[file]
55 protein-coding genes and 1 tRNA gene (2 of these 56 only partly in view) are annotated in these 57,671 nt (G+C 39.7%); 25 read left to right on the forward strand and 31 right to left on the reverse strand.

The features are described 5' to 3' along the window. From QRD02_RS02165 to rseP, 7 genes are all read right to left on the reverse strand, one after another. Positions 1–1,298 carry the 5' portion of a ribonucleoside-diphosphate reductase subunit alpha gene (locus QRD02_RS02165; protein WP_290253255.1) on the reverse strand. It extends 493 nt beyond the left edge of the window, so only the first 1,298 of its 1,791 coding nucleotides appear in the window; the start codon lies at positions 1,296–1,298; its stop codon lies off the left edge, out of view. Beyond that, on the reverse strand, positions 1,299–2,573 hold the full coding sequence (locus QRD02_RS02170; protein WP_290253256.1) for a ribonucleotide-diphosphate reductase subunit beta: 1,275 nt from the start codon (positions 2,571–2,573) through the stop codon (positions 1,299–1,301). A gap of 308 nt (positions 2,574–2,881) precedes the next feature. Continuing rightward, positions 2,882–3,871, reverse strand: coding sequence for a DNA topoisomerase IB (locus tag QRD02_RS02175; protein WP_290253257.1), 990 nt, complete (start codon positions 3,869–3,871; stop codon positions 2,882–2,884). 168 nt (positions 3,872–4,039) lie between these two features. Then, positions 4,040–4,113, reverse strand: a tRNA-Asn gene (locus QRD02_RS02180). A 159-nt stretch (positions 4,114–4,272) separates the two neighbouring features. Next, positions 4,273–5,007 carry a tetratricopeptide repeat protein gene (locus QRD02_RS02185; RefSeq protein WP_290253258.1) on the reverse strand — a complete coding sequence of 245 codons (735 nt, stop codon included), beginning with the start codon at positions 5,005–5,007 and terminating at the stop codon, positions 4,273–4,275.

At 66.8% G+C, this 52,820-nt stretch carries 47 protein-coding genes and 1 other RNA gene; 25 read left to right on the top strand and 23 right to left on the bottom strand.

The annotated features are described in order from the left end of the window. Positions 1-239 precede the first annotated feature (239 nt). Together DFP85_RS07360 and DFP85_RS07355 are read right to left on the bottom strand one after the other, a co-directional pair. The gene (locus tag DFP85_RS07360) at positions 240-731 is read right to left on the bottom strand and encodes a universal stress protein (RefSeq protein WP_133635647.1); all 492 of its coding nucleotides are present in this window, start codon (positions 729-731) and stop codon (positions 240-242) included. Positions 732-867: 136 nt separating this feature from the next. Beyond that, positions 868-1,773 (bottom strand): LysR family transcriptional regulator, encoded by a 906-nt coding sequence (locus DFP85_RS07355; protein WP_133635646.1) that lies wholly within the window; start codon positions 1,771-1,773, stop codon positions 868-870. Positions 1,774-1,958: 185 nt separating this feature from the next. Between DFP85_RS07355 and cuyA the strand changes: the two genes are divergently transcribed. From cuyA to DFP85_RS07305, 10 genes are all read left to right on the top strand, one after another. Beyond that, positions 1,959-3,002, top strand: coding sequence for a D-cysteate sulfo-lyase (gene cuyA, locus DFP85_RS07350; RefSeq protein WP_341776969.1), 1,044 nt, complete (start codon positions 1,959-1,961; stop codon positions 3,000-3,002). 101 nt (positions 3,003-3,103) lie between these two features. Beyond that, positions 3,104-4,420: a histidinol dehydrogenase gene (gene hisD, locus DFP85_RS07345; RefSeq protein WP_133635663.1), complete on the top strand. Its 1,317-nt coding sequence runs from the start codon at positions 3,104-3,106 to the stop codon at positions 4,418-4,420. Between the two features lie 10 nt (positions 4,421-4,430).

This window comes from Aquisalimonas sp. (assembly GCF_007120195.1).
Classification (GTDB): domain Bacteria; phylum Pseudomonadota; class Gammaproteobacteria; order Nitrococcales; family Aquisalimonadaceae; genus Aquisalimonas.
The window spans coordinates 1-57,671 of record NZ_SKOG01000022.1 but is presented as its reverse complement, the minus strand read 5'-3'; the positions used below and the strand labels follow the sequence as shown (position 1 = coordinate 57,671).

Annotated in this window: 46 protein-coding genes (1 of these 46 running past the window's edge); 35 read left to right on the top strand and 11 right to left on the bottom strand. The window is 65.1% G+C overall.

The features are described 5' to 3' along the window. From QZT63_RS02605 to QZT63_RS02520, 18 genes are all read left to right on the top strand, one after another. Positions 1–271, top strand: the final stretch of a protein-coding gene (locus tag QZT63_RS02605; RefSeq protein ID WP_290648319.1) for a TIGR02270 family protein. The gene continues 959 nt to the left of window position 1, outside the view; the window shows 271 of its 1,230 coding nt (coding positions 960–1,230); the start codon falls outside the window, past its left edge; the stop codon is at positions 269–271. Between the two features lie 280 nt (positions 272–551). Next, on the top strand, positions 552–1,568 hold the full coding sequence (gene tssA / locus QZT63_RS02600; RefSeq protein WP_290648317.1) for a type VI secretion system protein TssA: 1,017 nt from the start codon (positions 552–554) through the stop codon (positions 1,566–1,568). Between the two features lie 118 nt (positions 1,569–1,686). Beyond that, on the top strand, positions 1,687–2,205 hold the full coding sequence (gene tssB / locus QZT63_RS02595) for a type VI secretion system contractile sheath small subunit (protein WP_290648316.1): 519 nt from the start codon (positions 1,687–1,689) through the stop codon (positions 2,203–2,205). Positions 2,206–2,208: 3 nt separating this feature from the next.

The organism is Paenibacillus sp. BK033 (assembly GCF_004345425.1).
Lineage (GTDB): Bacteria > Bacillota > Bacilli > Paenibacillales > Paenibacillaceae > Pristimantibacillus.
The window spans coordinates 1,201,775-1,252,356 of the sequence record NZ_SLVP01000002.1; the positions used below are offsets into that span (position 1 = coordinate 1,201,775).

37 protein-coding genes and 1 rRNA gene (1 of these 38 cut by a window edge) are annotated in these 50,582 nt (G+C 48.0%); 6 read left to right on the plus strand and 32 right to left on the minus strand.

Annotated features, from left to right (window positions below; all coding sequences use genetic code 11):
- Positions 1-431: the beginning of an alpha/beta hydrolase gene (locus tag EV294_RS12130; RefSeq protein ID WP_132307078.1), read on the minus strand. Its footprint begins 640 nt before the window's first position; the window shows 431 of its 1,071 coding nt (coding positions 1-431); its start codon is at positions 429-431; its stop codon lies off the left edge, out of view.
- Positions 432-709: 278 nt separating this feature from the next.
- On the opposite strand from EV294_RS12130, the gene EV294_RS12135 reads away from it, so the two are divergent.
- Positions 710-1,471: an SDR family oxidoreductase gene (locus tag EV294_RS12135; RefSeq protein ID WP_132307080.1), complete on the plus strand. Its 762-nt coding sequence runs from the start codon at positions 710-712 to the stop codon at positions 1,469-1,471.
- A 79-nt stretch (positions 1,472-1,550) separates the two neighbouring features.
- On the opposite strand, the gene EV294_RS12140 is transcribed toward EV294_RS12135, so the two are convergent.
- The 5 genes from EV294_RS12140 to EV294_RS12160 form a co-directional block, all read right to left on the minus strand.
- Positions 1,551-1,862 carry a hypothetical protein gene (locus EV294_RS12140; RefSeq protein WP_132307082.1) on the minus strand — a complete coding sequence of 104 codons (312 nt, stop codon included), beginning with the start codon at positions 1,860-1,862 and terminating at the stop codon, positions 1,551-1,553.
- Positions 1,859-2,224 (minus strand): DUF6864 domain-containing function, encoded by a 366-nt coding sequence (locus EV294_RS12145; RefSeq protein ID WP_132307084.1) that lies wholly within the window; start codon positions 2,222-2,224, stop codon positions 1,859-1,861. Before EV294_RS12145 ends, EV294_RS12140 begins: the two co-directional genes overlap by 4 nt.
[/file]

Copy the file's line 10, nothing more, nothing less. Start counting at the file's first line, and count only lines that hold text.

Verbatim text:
The organism is Paenibacillus sp. BK033 (assembly GCF_004345425.1).